Think of what you already know. Etihad is financially weak and looking remarkably shaky for a major airline. Indeed it’s future as an independent airline looks unlikely, with Emirates looking at merging with it.
A few weeks ago a reconstituted VLM Airlines failed and ceased trading in Belgium.
In the last week Primera Air folded with spectacular speed, leaving thousands stranded from Washington DC to southern Spain.
Icelandair announced it couldn’t repay its bonds on time nor afford the interest. It’s only a year since Monarch failed.
WOW is struggling to maintain a finance stream allegedly, and Norwegian, despite cut backs is still far from completely stable.
Alitalia is on its knees and dependent on soon to expire government subsidies, AirBerlin has gone, and even the vestiges of Niki, now Laudamotion, are only surviving because RyanAir is now owner.
Swiss airline SkyWorks closed in August because of “over indebtedness”. That’s on the heels of Darwin that also vanished when Etihad pulled its financing.
In India JetAirways – another Etihad partner – is in deep water and the near broke Etihad has had to find €35 million to prop up JetAirways frequent flyer programme.
Airlines like FlyBe exist in a margin of error that can go from making small profits to catastrophic losses in a matter of weeks – all it needs is a change in fuel prices.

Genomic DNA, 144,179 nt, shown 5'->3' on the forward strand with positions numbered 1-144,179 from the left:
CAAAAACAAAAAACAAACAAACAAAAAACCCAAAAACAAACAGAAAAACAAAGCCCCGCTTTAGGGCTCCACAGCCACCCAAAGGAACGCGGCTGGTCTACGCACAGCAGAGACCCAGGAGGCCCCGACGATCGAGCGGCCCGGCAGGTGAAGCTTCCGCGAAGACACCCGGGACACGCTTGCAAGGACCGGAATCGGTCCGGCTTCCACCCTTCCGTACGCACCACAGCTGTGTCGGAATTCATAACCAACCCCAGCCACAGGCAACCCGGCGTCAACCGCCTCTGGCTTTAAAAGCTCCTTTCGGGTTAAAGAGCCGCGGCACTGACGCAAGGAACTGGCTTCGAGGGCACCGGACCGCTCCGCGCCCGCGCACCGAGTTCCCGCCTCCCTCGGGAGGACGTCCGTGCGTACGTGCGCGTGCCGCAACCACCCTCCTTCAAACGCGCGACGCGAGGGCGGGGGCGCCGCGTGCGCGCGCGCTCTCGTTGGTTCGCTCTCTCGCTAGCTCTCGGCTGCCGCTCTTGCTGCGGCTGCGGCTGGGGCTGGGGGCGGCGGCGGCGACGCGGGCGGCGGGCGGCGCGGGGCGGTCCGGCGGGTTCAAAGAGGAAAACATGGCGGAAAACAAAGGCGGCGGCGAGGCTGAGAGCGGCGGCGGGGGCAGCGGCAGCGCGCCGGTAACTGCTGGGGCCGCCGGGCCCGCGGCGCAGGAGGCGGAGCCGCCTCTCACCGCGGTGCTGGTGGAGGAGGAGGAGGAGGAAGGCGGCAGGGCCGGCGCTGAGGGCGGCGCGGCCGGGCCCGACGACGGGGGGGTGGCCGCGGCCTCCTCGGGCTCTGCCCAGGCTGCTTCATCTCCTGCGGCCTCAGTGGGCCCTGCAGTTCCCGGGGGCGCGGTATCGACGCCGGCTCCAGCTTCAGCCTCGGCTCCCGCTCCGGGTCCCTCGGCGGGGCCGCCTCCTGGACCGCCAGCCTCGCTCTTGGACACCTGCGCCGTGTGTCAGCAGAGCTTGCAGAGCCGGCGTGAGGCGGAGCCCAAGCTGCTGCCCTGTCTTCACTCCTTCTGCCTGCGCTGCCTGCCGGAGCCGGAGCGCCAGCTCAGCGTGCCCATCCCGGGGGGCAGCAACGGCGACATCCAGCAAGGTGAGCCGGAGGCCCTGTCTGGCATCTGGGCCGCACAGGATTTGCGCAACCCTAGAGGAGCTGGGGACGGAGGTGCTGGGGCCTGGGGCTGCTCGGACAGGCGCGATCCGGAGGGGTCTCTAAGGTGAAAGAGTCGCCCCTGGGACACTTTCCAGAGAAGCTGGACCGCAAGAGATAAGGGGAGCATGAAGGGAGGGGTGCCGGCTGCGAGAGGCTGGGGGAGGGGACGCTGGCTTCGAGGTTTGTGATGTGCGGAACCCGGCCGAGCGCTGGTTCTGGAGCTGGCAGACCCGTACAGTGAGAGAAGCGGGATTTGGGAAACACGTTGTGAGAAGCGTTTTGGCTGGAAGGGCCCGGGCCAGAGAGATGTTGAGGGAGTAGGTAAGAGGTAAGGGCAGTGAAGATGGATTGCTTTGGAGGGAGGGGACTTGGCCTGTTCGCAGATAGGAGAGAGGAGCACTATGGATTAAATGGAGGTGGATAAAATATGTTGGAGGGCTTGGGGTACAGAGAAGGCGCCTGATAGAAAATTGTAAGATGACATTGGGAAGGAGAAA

Yet the big airline groups seem to go from strength to strength. Groups like Lufthansa and IAG have an extraordinary capacity to recalibrate or force change at speed.
The pace of Eurowings expansion is frankly staggering, Lufthansa have poured resources into making it work. Compare that to the flop that Transavia -AF-KLM’s answer to Eurowings – has been and it’s starkly different.
IAG has carried out an extraordinary and vicious expansion of LEVEL in Vienna, having lost its legal fight to take over Niki.
Piqued by the loss, the order was given to take on the expansion of RyanAir owned Laudamotion and the huge expansion of easyJet at the airport. Ironically LEVEL leased many of the former A321’s used by Niki. Vienna is covered in LEVEL advertising, even plastered up the side of St Stevens Cathedral in sponsorship of its restoration.
It seems that even mid-sized airlines may not have the clout needed to stay the course. Only carefully managed small airlines can survive in niche market spaces.
The worlds major groups and mega airlines seem able, from size to ride out the fluctuations; but these have been the good times – what happens if things take a dive? And they will, because that’s the nature of the business and the economic cycle cannot stay up forever.
Brexit is looming like a dark and menacing shadow over the airline industry. From Europe to America airlines are wondering what happens if there is no agreement – and that prospect is looking ever more likely. You’ll start hearing things like “Bermuda-II” and “unratified open skies”, – and this week for the first time big analytical companies and consultants started to sound alarm bells. A bit late in the day.
The worst possible case is that Brexit causes a massive airline economic storm – curtailed transatlantic flights, zero European – airlines forced to refund millions they don’t have to passengers who can’t fly. Nobody wants it, but little is being done about it – it’s a hostage to a much wider Brexit negotiation.